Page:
I was late to Rosh Hashanah services at Beth Hillel, Rome’s new progressive Jewish community. I meant to leave my apartment at 6pm but I scooted out the door by 6:45pm, realizing that the mistake would cost me 22 euros in cab fare. On the way up the Janiculum Hill I remarked how beautiful the houses and buildings were. “Yeah,” said my cab driver in Italian with a thick Roman accent, “these are Jewish homes. They have a lot of businesses in Rome. So they have a lot of money. Mostly Jews and Americans live in this area. They’re all very rich.” He said this as we wound past the palatial American Academy of Rome, shining marble with fountains and a rose garden. I considered getting offended as I gazed at the giant palaces whooshing by. Maybe he had a point about the wealth–if not about all Jews and Americans, if not about this Jewish American–then at least about the Jews and Americans living on the Janiculum Hill.
Luckily I was on my way to a Jewish service in Italy. Between the Jewishness and the Roman-ness, the event was bound to start late, despite the foreboding “precisamente” nota bene in the event invitation. I walked in at 7:30pm, past a plain clothed security guard, just as the service was starting. I found a seat next to an older gentleman who introduced himself as Roberto, here for Erev Rosh Hashanah before he would return to the orthodox shul down by the Tiber River.
The new year service was held in the Gran Hotel Gianicolo and it was very fancy indeed, shiny with mirrors and velvet chairs. Perhaps 120 people were in attendance, older folks and young parents and kids. I spied some gayish couples, an equal gender split, and one Asian man. We used the Italian siddur published in 1957, Preghiere della festa del capodanno, usato dalla comunità israelitica di Torino (translations and explicative notes done by Professor Dario Di Segni.) The service was led by Rabbi Joel Oseran from Arizona, a 1976 HUC grad who lives in Jerusalem and works for the World Union of Progressive Judaism. He told the congregation in English that he as an American is unable to replicate the b’nei Roma nusach, so he’d be singing mostly Ashkenazi tunes, some Sephardic. It would be a pluralistic service in that sense–lots of Judaisms in one room. As much as he would have loved to do an authentic Roman nusach, he said, we’d have to go down the hill to Tempio Maggiore for that.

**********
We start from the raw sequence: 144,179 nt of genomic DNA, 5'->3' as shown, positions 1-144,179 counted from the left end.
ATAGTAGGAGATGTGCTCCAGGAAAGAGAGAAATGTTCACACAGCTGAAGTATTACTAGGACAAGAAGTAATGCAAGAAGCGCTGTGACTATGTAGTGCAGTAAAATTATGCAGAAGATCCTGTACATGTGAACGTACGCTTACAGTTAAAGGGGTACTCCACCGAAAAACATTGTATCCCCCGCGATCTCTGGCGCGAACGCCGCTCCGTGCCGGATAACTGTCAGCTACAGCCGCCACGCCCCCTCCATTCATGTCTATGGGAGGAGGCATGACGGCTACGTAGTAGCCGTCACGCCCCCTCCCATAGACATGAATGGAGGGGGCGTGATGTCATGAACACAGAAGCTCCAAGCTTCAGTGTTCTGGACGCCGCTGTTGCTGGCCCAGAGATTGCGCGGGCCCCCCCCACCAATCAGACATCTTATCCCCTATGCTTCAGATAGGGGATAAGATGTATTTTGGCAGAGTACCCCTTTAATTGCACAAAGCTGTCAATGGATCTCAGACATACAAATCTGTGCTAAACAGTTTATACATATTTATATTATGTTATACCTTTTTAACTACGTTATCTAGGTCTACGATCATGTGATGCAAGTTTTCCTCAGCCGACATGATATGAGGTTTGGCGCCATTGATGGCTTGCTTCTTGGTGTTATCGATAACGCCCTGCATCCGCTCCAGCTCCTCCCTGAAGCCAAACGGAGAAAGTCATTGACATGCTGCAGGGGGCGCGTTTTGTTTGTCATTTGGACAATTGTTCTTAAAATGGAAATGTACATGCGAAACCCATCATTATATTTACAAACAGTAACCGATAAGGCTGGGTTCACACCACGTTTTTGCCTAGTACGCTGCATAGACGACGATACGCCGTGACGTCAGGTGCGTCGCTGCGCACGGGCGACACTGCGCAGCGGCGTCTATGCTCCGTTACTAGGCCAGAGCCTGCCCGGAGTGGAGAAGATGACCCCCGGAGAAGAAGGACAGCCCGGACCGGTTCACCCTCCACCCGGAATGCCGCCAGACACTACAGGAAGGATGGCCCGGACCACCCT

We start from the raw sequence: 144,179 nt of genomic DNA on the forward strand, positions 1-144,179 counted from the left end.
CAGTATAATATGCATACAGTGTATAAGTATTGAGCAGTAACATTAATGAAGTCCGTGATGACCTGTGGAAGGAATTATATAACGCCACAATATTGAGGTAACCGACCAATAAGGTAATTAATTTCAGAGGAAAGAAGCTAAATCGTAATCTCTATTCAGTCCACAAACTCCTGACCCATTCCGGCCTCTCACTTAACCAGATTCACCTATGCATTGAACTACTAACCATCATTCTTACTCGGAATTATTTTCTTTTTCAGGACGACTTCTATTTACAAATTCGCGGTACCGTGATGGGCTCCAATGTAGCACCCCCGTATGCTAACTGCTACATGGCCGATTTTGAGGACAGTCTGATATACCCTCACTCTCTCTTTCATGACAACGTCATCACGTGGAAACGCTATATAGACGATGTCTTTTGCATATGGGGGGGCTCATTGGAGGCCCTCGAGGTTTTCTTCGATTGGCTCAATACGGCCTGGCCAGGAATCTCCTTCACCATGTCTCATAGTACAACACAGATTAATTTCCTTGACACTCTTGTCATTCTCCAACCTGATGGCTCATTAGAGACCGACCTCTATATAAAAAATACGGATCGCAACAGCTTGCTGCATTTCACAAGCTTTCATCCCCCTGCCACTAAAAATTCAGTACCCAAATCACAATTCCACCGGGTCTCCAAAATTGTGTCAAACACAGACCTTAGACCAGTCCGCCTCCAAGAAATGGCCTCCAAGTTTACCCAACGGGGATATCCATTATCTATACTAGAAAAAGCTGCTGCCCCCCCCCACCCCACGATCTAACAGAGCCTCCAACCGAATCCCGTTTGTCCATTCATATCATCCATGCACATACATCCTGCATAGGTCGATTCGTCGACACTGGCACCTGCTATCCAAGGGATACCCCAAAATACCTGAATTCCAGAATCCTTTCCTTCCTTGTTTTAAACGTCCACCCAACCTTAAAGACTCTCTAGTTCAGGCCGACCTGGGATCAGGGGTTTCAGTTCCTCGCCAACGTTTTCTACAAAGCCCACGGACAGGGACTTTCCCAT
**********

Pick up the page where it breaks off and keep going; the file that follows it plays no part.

To me, no native nusach is worth sitting behind a mechitza for, so I settled in for an Ashkenazi service and was soon singing Avinu Malkeinu to the tune I’ve always sang it. I started to feel at home Jewishly, though certain elements reminded me that I was in Rome—namely the Italian scripture reading, which sounded to my ear like the Sunday mass gospel recitation on the Italian radio.
In the fancy Roman hotel ballroom, I reflected about all the places I’ve davened Erev Rosh Hashanah. My home shul of Tifereth Israel in San Diego. Stanford University Memorial Auditorium. New York City Town Hall with Beit Simchat Torah. A congregation in the Bronx right after September 11th. Mansfield, Massachusetts. New Haven. Boston University Hillel. A modern orthodox shul in Brighton. Cuzco, Peru. This year–2014, 5774–I celebrate new things and old things and right here right now things in the Eternal City.
After the silent Amidah Rabbi Oseran distributed Italian copies of his sermon so native speakers could follow along. His sermon asked, “Is getting older the same as getting wiser? What does Judaism teach us about getting older?” It was a provocative and compelling address, especially for me since I’ve just moved to a new country and am building a home with my partner, hopefully to stay for a very long time. I’ve been thinking a lot about what it feels like and what it means for me to be edging 36, in the last third of my PhD program, starting my life with my partner, putting down roots in a country I have felt for decades is my spiritual home. To find a progressive Jewish community here puts the raisin in the challah.
The rabbi said that the older one gets, the fewer answers one has. I feel this truth coursing through my veins as I mature and become more capable of surrender and less interested in captaining my ship unreflectively toward rigidly set goals. These days I’m floating down a river current, sometimes pausing in eddies, but surely bobbing along in the sunny clear water, not fighting the tide as I have been all my life. I have fewer answers about what will happen and perhaps even about who I am, but I feel okay about that. Paradoxically these days, slower feels deeper, and flexible feels strong.
Rabbi Oseran said, “We must rediscover the meaning of growing old, which connects past and future.” Maturing means we bring our experiences forward, encountering new friends and vistas and conditions whilst applying our creative legacies and lessons, allowing the past to pave our progress forward. The Rabbi recounted how he and his family had recorded his mother telling her life stories before she died and he talked about how frank her words had been. “Old people don’t hold back,” said the rabbi. “They don’t shelter us from hard stories or protect children from reality.” Why should they? After all, they survived it all, and come to us from the past to share their wisdom in the future—which is now. The present is the seat of wisdom where all three planes of time touch.
At dinner I chanted the berachot (blessings) with two American women—a law professor and a press agent—and three Italians, two of whom are members of the Milanese progressive Jewish community Lev Chadash. At the table we blessed our rose-water apples and dipped them in pomegranate honey, smiling shyly at each other and turning together to look through the dark window at the blinking lights of Rome, just a kilometer away from the glowing dome of the Vatican.
Image courtesy of Wikimedia Commons.